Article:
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HP Details Storage Virtualization Moves

Hewlett-Packard Co. -- who earlier Monday booted the dissenting Walter Hewlett from consideration for its board of directors -- unveiled its storage virtualization strategy and a new midrange HP StorageApps sv3000 appliance.

Storage virtualization describes the method of unifying storage systems into a large pool that keeps track of where information is located. With virtualization, people don't have to know which system stores their data. HP's strategy, a clearer definition for the initiative HP calls Federated Storage Area Management (FSAM), is a move to increase storage efficiency by optimizing the way storage is used and the importance of the role that management and virtualization play within storage architectures. Virtualization, and by extension, FSAM, makes it possible for businesses to employ fewer IT people to manage storage.

While competitors such as Compaq Computer Corp. and IBM Corp. also tout their own virtualization processes, HP believes the right route is to fuse management with virtualization in the enterprise.

"Virtualization without management is useless. By giving our customers a logical way to view and manage their data -- and by freeing them from having to invest in software from each array vendor -- we're taking storage management to a new level," said Nora Denzel, vice president and general manager, HP Network Storage Solutions Organization.

Research firm Aberdeen Group affirmed both the importance and potential for growth of storage software, noting that spending in this sector will top $21.2 billion by 2005.

"Sparked by three IS imperatives - reining in the costs of managing storage, fulfilling IS' fiduciary responsibility for protecting the information assets of the enterprise, and squeezing out more productivity with fewer budget dollars - the storage management software market will experience more rapid growth over the next several years than might have been anticipated even six months ago," says David Hill, Aberdeen Research Director, Storage and Storage Management.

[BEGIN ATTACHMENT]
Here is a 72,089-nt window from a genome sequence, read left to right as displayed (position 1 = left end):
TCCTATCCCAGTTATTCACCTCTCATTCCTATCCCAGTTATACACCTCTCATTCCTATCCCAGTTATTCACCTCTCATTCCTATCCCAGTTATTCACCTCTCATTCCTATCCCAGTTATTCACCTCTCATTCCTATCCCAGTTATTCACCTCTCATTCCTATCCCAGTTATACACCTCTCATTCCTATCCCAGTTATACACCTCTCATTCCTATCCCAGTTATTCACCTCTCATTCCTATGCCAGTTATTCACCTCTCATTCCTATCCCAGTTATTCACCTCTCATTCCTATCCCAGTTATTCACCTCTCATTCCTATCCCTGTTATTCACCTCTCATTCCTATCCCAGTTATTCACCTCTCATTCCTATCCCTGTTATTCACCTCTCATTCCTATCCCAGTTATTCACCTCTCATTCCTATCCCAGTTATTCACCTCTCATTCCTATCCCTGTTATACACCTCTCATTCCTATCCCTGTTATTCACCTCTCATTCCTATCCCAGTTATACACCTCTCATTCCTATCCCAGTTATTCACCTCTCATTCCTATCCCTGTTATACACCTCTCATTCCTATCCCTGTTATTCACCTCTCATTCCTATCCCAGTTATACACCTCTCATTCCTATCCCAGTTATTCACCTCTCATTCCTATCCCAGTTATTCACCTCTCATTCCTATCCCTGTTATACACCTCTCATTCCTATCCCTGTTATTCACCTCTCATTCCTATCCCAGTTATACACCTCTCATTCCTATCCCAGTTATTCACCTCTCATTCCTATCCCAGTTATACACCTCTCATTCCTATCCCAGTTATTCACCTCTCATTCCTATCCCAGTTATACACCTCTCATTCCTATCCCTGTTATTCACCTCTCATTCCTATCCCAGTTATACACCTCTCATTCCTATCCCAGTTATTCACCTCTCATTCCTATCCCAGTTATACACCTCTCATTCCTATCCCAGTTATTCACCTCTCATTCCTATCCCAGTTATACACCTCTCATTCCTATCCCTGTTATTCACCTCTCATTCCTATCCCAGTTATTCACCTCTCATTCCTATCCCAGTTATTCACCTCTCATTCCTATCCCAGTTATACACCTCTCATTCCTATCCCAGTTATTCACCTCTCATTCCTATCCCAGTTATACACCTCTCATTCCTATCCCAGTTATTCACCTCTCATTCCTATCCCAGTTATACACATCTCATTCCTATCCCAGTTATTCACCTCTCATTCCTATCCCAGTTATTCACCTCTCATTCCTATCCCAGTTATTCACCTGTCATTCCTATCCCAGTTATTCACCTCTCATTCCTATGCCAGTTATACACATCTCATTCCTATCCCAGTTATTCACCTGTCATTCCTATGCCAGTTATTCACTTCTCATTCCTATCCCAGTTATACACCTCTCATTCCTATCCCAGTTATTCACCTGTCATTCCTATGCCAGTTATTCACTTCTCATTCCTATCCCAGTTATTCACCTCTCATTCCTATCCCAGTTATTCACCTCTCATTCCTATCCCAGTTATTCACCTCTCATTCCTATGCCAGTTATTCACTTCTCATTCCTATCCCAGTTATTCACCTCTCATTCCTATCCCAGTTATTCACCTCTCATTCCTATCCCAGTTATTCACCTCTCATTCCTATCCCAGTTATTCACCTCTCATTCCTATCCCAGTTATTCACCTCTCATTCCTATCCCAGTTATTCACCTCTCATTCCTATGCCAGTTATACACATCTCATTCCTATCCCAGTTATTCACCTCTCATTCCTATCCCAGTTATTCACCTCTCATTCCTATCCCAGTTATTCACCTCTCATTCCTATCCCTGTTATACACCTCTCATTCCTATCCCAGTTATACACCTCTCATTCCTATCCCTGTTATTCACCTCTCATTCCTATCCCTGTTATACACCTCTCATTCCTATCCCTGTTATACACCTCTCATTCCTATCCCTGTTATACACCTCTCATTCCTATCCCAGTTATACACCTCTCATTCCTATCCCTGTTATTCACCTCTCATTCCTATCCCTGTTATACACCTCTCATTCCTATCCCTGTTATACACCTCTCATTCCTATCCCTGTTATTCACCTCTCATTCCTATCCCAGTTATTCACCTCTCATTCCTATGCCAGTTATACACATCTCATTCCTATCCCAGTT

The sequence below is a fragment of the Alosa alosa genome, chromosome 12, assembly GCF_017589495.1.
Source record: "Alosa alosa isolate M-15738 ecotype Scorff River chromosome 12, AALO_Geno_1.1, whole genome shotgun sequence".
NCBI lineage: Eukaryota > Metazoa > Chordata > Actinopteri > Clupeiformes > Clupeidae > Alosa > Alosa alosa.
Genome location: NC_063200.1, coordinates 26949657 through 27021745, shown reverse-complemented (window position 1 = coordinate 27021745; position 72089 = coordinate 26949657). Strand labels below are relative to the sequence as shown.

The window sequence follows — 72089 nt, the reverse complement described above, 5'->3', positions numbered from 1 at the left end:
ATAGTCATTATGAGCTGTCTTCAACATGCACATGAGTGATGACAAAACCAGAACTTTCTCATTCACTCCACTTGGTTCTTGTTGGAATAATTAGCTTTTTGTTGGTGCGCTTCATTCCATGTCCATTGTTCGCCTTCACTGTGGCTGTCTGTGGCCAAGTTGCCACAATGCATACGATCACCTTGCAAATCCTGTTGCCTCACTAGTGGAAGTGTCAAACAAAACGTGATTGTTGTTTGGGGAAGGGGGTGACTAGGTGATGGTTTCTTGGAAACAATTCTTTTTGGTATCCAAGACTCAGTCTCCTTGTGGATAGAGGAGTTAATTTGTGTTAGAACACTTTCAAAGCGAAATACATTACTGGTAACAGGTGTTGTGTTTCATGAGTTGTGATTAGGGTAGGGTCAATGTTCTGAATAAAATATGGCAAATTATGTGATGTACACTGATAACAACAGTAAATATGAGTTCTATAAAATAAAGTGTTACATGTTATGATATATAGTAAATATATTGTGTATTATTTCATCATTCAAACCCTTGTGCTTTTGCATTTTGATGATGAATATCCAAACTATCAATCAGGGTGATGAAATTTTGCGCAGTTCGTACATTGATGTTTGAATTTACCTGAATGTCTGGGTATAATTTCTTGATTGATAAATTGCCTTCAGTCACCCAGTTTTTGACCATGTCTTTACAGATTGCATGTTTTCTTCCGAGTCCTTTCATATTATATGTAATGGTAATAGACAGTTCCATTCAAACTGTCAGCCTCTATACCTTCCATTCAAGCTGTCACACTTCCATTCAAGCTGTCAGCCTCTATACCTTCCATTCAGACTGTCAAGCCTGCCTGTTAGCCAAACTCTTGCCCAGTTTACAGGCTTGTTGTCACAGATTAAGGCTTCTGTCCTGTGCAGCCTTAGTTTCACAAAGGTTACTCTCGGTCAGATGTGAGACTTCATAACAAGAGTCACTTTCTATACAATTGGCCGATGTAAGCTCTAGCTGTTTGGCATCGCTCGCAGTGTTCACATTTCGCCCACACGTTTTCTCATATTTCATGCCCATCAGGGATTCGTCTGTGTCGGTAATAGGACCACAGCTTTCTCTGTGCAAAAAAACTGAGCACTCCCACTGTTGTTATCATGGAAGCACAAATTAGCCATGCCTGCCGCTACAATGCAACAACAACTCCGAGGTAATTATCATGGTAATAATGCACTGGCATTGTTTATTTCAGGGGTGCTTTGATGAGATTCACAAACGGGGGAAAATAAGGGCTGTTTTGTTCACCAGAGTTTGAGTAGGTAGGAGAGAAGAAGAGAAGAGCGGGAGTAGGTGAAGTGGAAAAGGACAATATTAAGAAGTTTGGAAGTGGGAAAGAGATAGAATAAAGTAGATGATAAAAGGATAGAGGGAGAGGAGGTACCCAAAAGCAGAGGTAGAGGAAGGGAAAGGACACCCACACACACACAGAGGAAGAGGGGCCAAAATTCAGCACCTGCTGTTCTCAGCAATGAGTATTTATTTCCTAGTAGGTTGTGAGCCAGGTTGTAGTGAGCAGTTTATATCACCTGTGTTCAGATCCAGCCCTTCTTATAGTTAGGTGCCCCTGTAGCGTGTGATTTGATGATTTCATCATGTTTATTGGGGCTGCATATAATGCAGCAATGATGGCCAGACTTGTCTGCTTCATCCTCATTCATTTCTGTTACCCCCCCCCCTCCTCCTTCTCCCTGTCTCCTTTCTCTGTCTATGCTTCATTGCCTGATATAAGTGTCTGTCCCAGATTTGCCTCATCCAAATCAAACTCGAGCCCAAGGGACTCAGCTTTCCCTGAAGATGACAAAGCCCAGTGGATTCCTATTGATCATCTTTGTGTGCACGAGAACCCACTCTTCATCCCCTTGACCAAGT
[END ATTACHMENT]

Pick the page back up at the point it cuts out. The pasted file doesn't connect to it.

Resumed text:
Virtualization and FSAM really ramped up in July 2001 for HP, when the firm bought virtualization software maker StorageApps for $350 million in stock. In September, HP began slowly revealing its integration progress of that firm with the presentation of software, hardware and services.

The following month, at the Storage Networking World in Orlando, Fla., HP demonstrated a 1.75-inch high server, called a SureStore SANlink appliance, that allows virtualization between host and storage environments. Also in October, Aberdeen analyst Dan Tanner discussed and endorsed HP's storage moves in a research note.

In addition to hawking software, HP is crafting fabric-based storage appliances, which complement existing virtualization technology, such as its new HP StorageApps sv3000 appliance. In keeping with virtualization theory, this device lets customers pool and manage both legacy and new physical storage resources from different vendors and share those resources across different servers.

Priced at $125,000 and slated for a May 2002 release, the iSCSI-ready HP StorageApps sv3000 features data protection through improved replication and failover protection; improved data use from compacted point-in-time imaging; Linux support, as well as support for Compaq StorageWorks, EMC Symmetrix, Hitachi Data Systems and Dell storage arrays.